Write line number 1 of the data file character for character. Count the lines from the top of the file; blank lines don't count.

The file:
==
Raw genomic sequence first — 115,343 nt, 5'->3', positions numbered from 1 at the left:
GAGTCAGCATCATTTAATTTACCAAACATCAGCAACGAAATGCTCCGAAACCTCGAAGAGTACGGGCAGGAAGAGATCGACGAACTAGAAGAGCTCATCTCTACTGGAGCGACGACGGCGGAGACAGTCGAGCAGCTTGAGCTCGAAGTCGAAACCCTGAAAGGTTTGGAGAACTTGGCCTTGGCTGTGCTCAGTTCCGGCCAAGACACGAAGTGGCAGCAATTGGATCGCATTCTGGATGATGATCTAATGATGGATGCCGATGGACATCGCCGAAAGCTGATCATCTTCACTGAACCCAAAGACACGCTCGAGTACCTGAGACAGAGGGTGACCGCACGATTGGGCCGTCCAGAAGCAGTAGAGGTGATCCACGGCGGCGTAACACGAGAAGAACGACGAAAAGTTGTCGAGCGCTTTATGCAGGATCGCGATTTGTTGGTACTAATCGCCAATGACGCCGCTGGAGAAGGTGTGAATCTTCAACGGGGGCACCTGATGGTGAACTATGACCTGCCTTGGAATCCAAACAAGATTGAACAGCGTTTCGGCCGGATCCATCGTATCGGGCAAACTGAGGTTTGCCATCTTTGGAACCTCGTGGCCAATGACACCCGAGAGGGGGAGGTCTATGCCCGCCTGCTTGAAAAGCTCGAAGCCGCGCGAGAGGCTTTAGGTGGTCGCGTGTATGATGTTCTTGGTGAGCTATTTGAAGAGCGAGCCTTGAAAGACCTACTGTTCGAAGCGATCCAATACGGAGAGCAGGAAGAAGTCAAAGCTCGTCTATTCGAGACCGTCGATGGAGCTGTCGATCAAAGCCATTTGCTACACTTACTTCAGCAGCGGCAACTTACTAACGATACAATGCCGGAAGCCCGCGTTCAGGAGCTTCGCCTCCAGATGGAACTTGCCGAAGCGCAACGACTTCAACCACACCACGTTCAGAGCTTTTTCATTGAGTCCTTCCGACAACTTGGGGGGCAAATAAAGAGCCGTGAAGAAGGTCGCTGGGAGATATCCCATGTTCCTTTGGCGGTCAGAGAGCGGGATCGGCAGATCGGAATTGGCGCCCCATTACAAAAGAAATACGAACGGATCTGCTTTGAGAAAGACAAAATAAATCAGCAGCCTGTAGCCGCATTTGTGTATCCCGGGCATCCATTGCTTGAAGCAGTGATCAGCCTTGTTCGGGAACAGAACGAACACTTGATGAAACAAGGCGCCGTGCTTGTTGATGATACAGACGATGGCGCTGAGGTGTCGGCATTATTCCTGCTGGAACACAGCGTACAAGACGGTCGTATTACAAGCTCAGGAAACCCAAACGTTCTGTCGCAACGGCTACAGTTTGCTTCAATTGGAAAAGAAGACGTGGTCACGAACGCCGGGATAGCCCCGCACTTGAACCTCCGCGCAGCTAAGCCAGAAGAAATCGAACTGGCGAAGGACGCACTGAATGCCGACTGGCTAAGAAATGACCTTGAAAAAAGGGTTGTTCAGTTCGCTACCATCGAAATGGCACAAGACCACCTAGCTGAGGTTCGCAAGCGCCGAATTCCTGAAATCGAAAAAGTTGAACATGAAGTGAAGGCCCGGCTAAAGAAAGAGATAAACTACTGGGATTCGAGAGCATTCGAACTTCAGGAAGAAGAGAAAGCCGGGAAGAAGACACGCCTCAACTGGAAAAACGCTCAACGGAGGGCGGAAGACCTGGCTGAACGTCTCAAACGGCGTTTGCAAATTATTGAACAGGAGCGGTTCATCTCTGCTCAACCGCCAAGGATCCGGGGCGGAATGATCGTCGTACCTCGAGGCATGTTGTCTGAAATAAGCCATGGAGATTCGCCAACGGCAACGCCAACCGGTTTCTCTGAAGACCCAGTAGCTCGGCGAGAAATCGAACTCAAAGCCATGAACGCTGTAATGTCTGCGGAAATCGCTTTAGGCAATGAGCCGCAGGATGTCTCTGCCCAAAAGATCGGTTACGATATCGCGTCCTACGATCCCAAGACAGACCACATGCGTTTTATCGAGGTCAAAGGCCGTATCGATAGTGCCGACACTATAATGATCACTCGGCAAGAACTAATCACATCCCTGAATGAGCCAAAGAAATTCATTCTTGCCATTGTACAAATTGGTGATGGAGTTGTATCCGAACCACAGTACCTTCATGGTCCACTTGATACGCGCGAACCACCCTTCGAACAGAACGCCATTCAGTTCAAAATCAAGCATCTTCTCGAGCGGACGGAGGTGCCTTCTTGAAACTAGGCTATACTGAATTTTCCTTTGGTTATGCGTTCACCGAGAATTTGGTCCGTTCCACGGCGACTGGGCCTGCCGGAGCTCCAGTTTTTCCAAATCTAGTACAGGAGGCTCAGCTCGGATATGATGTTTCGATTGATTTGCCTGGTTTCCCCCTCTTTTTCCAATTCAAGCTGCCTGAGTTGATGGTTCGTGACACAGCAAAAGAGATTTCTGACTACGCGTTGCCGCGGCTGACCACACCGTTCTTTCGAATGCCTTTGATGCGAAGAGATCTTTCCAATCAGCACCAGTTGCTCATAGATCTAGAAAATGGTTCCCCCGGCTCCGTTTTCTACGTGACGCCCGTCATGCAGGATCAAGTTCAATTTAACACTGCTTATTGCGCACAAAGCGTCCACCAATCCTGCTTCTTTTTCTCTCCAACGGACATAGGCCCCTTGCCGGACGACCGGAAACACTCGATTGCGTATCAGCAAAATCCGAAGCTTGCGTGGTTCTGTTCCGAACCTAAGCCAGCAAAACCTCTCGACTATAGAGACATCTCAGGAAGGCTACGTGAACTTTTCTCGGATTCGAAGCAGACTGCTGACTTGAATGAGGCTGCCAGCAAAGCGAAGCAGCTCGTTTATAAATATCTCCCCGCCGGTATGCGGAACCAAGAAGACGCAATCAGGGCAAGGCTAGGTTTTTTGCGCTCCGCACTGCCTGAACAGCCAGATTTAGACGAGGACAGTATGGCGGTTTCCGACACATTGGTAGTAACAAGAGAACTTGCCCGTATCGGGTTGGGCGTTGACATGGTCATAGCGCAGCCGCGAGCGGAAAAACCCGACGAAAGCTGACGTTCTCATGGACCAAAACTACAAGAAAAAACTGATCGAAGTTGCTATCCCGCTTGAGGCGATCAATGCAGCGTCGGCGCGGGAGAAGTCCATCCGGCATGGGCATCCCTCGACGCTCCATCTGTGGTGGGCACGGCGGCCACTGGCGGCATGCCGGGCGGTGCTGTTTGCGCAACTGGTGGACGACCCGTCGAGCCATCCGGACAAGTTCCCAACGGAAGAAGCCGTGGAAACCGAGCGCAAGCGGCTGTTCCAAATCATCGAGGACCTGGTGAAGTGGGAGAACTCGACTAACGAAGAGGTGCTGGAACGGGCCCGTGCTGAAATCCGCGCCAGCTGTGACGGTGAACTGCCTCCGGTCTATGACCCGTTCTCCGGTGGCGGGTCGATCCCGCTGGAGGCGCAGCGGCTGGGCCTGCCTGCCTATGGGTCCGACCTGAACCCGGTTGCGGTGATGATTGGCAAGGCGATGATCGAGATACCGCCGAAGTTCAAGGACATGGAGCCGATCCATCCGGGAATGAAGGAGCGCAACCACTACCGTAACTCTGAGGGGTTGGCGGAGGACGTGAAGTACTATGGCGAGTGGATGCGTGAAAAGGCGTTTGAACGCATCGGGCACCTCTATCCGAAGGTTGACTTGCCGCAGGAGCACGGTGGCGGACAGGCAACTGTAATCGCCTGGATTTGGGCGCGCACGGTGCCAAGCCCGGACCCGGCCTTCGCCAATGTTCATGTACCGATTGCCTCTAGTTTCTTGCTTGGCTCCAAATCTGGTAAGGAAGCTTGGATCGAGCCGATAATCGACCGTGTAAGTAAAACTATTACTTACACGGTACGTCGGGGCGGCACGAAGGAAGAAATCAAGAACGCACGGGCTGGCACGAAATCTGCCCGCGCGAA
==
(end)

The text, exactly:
Raw genomic sequence first — 115,343 nt, 5'->3', positions numbered from 1 at the left: